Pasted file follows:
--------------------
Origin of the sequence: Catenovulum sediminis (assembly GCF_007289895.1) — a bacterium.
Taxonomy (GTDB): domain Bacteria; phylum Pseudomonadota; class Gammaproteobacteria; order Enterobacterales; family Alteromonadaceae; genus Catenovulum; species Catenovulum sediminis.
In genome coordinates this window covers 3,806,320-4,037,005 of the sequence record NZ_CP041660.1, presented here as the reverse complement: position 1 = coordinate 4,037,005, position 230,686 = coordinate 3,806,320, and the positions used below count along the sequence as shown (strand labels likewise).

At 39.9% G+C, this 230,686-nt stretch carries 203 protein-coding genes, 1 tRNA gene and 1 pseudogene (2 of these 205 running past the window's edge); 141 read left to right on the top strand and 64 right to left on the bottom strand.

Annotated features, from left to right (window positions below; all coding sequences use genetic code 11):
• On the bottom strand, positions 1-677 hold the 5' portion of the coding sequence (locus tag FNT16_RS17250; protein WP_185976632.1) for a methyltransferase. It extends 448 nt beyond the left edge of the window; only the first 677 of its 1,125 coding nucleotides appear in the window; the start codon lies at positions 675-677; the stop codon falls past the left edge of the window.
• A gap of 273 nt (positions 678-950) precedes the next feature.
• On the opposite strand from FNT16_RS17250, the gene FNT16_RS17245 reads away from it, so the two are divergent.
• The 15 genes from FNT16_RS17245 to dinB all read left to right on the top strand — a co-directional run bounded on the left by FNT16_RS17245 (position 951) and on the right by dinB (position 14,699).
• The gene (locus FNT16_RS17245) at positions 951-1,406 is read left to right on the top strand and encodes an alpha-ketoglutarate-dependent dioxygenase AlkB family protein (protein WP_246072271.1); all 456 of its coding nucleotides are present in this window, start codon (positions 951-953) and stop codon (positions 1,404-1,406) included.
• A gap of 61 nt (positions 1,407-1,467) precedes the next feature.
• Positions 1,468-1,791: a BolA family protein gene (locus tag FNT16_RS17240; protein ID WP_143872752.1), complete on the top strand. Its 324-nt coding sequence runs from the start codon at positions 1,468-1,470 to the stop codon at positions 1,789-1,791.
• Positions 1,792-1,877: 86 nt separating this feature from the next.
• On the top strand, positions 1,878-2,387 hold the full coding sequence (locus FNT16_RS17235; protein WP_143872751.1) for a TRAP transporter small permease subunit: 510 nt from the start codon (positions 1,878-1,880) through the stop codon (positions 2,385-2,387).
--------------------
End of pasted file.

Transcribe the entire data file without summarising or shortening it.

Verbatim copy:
Origin of the sequence: Catenovulum sediminis (assembly GCF_007289895.1) — a bacterium.
Taxonomy (GTDB): domain Bacteria; phylum Pseudomonadota; class Gammaproteobacteria; order Enterobacterales; family Alteromonadaceae; genus Catenovulum; species Catenovulum sediminis.
In genome coordinates this window covers 3,806,320-4,037,005 of the sequence record NZ_CP041660.1, presented here as the reverse complement: position 1 = coordinate 4,037,005, position 230,686 = coordinate 3,806,320, and the positions used below count along the sequence as shown (strand labels likewise).

At 39.9% G+C, this 230,686-nt stretch carries 203 protein-coding genes, 1 tRNA gene and 1 pseudogene (2 of these 205 running past the window's edge); 141 read left to right on the top strand and 64 right to left on the bottom strand.

Annotated features, from left to right (window positions below; all coding sequences use genetic code 11):
• On the bottom strand, positions 1-677 hold the 5' portion of the coding sequence (locus tag FNT16_RS17250; protein WP_185976632.1) for a methyltransferase. It extends 448 nt beyond the left edge of the window; only the first 677 of its 1,125 coding nucleotides appear in the window; the start codon lies at positions 675-677; the stop codon falls past the left edge of the window.
• A gap of 273 nt (positions 678-950) precedes the next feature.
• On the opposite strand from FNT16_RS17250, the gene FNT16_RS17245 reads away from it, so the two are divergent.
• The 15 genes from FNT16_RS17245 to dinB all read left to right on the top strand — a co-directional run bounded on the left by FNT16_RS17245 (position 951) and on the right by dinB (position 14,699).
• The gene (locus FNT16_RS17245) at positions 951-1,406 is read left to right on the top strand and encodes an alpha-ketoglutarate-dependent dioxygenase AlkB family protein (protein WP_246072271.1); all 456 of its coding nucleotides are present in this window, start codon (positions 951-953) and stop codon (positions 1,404-1,406) included.
• A gap of 61 nt (positions 1,407-1,467) precedes the next feature.
• Positions 1,468-1,791: a BolA family protein gene (locus tag FNT16_RS17240; protein ID WP_143872752.1), complete on the top strand. Its 324-nt coding sequence runs from the start codon at positions 1,468-1,470 to the stop codon at positions 1,789-1,791.
• Positions 1,792-1,877: 86 nt separating this feature from the next.
• On the top strand, positions 1,878-2,387 hold the full coding sequence (locus FNT16_RS17235; protein WP_143872751.1) for a TRAP transporter small permease subunit: 510 nt from the start codon (positions 1,878-1,880) through the stop codon (positions 2,385-2,387).